No. 164. Report of Captain Edward W. Rogers, Nineteenth Battery New York Light Artillery, of operations March 25.1
NINETEENTH NEW YORK BATTERY,
Before Petersburg, Va., March 26, 1865.
SIR: I have the honor to submit the following report of operations of the Nineteenth New York Battery during the engagement on the 25th instant:
The left and center sections of the battery were in Fort Stedman, while the right section was in camp near Meade’s Station. The enemy advanced against our works at about 4.30 a.m. Alarm was given by the pickets; so far as I can ascertain the pickets did not fire a shot. The first intimation my men in Fort Stedman had of the approach of the enemy was the rush and the cheer with which they carried Battery No. 10. The guard on my pieces immediately discharged the guns, which were kept loaded with canister. These were the first shots of any kind that were fired in that vicinity; not a musket had been discharged. Some ten or twelve rounds were fired from my four guns. By that time the force of the enemy that had taken Battery No. 10 had advanced against Fort Stedman from that direction, and rushed into the fort without opposition, as my guns were all in embrasures pointing to the front (an effort to get one of the guns to an embrasure bearing on Battery
No. 10 was unsuccessful for lack of time), and there was nothing to oppose them. As the enemy came into the fort Lieutenant Long (the officer in command of the four guns), seeing that any further attempts at resistance were useless, ordered the men to take care of themselves. The enemy at this time were on three sides of the fort, as well as in it. Lieutenants Long and Moore and twelve enlisted men were captured, and one man was killed. Two of the men captured were known to be wounded. The remainder of the cannoneers (sixteen in number) escaped. Three of the gunners escaped and brought with them their breech sights, which prevented the enemy from using the guns efficiently when they were turned against us.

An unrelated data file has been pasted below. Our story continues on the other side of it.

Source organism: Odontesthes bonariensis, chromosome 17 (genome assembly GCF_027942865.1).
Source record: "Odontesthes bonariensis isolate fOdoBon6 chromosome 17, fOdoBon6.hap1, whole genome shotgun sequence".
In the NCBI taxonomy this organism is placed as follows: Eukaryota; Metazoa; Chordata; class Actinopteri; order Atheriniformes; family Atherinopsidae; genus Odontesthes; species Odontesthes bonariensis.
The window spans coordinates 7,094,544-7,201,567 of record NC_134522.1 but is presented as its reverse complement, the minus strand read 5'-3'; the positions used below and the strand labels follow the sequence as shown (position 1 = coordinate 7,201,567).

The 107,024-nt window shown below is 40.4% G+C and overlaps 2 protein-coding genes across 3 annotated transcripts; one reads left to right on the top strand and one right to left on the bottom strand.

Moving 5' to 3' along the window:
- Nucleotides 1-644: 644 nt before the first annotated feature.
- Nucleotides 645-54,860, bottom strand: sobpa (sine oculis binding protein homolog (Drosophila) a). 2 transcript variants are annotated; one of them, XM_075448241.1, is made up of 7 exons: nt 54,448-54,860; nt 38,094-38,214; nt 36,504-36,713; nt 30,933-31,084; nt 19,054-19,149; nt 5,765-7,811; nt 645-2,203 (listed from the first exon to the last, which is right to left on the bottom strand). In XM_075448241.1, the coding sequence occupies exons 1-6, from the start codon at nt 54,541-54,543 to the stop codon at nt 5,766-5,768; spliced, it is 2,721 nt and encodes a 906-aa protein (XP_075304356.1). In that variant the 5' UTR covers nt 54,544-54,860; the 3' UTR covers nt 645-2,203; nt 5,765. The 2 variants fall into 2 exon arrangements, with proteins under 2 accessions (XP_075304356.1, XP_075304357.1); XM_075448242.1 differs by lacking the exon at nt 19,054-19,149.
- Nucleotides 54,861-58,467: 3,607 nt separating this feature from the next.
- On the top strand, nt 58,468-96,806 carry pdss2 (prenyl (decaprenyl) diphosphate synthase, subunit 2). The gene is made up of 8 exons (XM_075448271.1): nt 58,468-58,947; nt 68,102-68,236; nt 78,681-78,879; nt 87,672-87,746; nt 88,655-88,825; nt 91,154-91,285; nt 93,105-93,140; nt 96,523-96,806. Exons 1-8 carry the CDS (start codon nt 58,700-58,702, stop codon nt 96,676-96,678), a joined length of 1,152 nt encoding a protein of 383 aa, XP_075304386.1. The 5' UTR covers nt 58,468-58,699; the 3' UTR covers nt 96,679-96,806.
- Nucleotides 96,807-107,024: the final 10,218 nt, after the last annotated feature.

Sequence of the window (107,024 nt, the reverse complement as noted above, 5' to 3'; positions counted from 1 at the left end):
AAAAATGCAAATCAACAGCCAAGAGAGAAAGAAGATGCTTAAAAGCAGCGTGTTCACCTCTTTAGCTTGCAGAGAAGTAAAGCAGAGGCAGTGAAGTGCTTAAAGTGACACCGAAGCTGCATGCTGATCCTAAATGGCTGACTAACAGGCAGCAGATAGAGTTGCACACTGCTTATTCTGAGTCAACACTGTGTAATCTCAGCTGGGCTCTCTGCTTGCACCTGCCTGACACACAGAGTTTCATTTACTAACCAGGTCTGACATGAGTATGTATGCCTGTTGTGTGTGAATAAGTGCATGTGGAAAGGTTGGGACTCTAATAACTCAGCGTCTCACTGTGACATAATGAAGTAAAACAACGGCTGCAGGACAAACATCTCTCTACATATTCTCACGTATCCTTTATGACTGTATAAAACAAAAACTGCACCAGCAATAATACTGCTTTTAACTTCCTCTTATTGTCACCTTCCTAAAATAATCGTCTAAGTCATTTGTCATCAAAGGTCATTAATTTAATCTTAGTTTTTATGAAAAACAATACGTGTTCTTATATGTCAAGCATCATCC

As soon as the alarm reached camp the horses were harnessed and hitched. The right section, Lieutenant Losee in command, went into position and opened fire on Fort Stedman, now in possession of the enemy. Soon General Tidball arrived, and ordered Lieutenant Losee to place his section in some old work in the brow of the hill and on the right of the road leading to Fort Stedman, a position which commanded Fort Stedman and most of that portion of our line now occupied by the enemy. The enemy had by this time turned against us the guns captured in Fort Stedman, and the fire of Lieutenant Losee’s section was directed at the fort until it was silenced. He then directed his fire at different bodies of the enemy’s infantry until the engagement was over. This section expended 184 rounds of ammunition, with good effect. As soon as Fort Stedman was retaken detachments were sent to man the guns which had been recaptured. The enemy had spiked one of the guns and temporarily disabled another.
The battery lost 1 private killed, and 2 commissioned officers and 12 enlisted men missing. These were all lost in Fort Stedman.
I am, sir, very respectfully, your obedient servant,
E. W. ROGERS,
Captain, Commanding Nineteenth New York Battery.
Lieutenant GEORGE W. BOOTH,
Actg. Asst. Adjt. General, Artillery Brigade, Ninth Army Corps.
- The War of the Rebellion: A Compilation of the Official Records of the Union and Confederate Armies, Volume XLVI, Part 1 (Serial Number 95), pp. 361-362 ↩